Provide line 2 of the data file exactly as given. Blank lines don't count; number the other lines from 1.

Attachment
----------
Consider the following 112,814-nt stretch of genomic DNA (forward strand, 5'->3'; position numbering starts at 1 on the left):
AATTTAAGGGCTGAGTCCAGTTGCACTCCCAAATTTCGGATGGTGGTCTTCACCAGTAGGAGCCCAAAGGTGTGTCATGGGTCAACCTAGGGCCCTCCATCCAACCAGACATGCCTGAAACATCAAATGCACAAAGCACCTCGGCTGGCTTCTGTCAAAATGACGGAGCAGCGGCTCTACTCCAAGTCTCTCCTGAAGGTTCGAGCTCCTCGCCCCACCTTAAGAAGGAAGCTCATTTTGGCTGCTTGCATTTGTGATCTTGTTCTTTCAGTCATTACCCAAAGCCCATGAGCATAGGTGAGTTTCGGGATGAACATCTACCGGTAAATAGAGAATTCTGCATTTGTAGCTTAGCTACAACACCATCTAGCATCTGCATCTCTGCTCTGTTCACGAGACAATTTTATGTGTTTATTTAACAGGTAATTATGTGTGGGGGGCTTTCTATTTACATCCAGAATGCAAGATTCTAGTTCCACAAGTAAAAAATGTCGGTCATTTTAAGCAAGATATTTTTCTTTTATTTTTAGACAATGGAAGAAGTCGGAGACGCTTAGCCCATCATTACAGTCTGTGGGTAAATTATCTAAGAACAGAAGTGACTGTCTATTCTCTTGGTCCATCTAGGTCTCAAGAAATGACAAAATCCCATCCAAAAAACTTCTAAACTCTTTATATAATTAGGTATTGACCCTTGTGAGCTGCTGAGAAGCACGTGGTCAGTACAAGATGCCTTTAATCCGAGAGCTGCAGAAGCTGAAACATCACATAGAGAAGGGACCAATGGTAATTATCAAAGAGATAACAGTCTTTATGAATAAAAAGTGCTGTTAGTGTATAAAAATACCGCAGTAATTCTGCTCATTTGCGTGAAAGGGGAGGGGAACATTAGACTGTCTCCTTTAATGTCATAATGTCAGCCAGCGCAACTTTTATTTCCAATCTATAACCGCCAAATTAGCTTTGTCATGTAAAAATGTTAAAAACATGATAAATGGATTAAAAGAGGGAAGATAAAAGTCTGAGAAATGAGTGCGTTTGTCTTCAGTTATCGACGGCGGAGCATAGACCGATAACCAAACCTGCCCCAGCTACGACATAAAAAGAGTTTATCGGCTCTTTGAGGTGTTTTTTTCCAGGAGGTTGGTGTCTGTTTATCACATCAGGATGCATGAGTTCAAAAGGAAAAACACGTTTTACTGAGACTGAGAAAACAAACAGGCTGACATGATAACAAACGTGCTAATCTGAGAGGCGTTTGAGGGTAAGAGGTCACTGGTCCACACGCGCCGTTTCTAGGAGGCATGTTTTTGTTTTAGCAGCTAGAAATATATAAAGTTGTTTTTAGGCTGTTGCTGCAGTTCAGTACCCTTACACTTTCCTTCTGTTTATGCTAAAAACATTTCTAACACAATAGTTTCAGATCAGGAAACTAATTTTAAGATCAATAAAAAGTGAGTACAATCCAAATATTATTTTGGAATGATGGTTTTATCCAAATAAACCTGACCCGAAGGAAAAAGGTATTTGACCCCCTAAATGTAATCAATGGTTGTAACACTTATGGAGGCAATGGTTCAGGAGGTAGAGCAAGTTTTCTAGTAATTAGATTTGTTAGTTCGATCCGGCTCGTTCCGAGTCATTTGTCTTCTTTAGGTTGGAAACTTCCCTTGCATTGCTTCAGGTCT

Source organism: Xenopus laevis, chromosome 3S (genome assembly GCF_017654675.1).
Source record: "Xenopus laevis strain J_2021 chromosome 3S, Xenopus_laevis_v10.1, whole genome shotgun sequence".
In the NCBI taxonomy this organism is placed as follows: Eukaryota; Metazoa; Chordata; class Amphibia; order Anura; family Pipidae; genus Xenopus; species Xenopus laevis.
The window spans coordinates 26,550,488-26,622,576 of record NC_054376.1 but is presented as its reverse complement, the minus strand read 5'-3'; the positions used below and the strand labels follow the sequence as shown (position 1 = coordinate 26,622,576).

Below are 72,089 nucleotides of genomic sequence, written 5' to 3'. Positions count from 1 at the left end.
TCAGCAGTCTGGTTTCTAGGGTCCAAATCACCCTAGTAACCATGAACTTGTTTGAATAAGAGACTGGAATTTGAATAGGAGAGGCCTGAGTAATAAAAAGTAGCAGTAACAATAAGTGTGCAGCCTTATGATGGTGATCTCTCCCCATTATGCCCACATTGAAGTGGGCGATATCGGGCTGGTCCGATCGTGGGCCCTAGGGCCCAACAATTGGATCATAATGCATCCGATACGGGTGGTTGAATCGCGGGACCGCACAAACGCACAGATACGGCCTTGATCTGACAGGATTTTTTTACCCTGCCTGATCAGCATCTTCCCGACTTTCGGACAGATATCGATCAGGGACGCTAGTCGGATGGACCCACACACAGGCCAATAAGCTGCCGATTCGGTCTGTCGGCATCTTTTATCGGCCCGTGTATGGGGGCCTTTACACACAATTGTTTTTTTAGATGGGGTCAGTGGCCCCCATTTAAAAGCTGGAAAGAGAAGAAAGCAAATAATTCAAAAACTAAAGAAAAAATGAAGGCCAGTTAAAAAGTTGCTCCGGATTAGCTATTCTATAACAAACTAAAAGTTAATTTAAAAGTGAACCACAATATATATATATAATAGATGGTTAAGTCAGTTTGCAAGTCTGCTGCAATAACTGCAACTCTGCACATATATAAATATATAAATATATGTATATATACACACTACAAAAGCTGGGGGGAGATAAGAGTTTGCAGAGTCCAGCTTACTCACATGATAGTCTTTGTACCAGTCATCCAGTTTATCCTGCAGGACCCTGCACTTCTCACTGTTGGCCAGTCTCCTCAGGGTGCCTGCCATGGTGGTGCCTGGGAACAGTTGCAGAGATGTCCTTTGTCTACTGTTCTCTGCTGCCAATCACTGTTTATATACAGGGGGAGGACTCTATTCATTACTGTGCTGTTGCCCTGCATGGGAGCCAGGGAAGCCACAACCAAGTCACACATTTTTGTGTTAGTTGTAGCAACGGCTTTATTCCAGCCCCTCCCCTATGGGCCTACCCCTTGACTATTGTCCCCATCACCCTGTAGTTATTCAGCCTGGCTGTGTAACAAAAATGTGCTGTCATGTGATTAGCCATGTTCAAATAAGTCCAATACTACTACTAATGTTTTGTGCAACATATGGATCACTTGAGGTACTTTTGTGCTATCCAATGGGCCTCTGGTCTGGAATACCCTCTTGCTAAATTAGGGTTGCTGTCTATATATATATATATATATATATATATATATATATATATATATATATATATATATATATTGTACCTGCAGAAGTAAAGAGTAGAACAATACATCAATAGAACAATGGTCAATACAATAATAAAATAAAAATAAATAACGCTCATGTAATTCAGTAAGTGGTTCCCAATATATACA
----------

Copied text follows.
AATTTAAGGGCTGAGTCCAGTTGCACTCCCAAATTTCGGATGGTGGTCTTCACCAGTAGGAGCCCAAAGGTGTGTCATGGGTCAACCTAGGGCCCTCCATCCAACCAGACATGCCTGAAACATCAAATGCACAAAGCACCTCGGCTGGCTTCTGTCAAAATGACGGAGCAGCGGCTCTACTCCAAGTCTCTCCTGAAGGTTCGAGCTCCTCGCCCCACCTTAAGAAGGAAGCTCATTTTGGCTGCTTGCATTTGTGATCTTGTTCTTTCAGTCATTACCCAAAGCCCATGAGCATAGGTGAGTTTCGGGATGAACATCTACCGGTAAATAGAGAATTCTGCATTTGTAGCTTAGCTACAACACCATCTAGCATCTGCATCTCTGCTCTGTTCACGAGACAATTTTATGTGTTTATTTAACAGGTAATTATGTGTGGGGGGCTTTCTATTTACATCCAGAATGCAAGATTCTAGTTCCACAAGTAAAAAATGTCGGTCATTTTAAGCAAGATATTTTTCTTTTATTTTTAGACAATGGAAGAAGTCGGAGACGCTTAGCCCATCATTACAGTCTGTGGGTAAATTATCTAAGAACAGAAGTGACTGTCTATTCTCTTGGTCCATCTAGGTCTCAAGAAATGACAAAATCCCATCCAAAAAACTTCTAAACTCTTTATATAATTAGGTATTGACCCTTGTGAGCTGCTGAGAAGCACGTGGTCAGTACAAGATGCCTTTAATCCGAGAGCTGCAGAAGCTGAAACATCACATAGAGAAGGGACCAATGGTAATTATCAAAGAGATAACAGTCTTTATGAATAAAAAGTGCTGTTAGTGTATAAAAATACCGCAGTAATTCTGCTCATTTGCGTGAAAGGGGAGGGGAACATTAGACTGTCTCCTTTAATGTCATAATGTCAGCCAGCGCAACTTTTATTTCCAATCTATAACCGCCAAATTAGCTTTGTCATGTAAAAATGTTAAAAACATGATAAATGGATTAAAAGAGGGAAGATAAAAGTCTGAGAAATGAGTGCGTTTGTCTTCAGTTATCGACGGCGGAGCATAGACCGATAACCAAACCTGCCCCAGCTACGACATAAAAAGAGTTTATCGGCTCTTTGAGGTGTTTTTTTCCAGGAGGTTGGTGTCTGTTTATCACATCAGGATGCATGAGTTCAAAAGGAAAAACACGTTTTACTGAGACTGAGAAAACAAACAGGCTGACATGATAACAAACGTGCTAATCTGAGAGGCGTTTGAGGGTAAGAGGTCACTGGTCCACACGCGCCGTTTCTAGGAGGCATGTTTTTGTTTTAGCAGCTAGAAATATATAAAGTTGTTTTTAGGCTGTTGCTGCAGTTCAGTACCCTTACACTTTCCTTCTGTTTATGCTAAAAACATTTCTAACACAATAGTTTCAGATCAGGAAACTAATTTTAAGATCAATAAAAAGTGAGTACAATCCAAATATTATTTTGGAATGATGGTTTTATCCAAATAAACCTGACCCGAAGGAAAAAGGTATTTGACCCCCTAAATGTAATCAATGGTTGTAACACTTATGGAGGCAATGGTTCAGGAGGTAGAGCAAGTTTTCTAGTAATTAGATTTGTTAGTTCGATCCGGCTCGTTCCGAGTCATTTGTCTTCTTTAGGTTGGAAACTTCCCTTGCATTGCTTCAGGTCT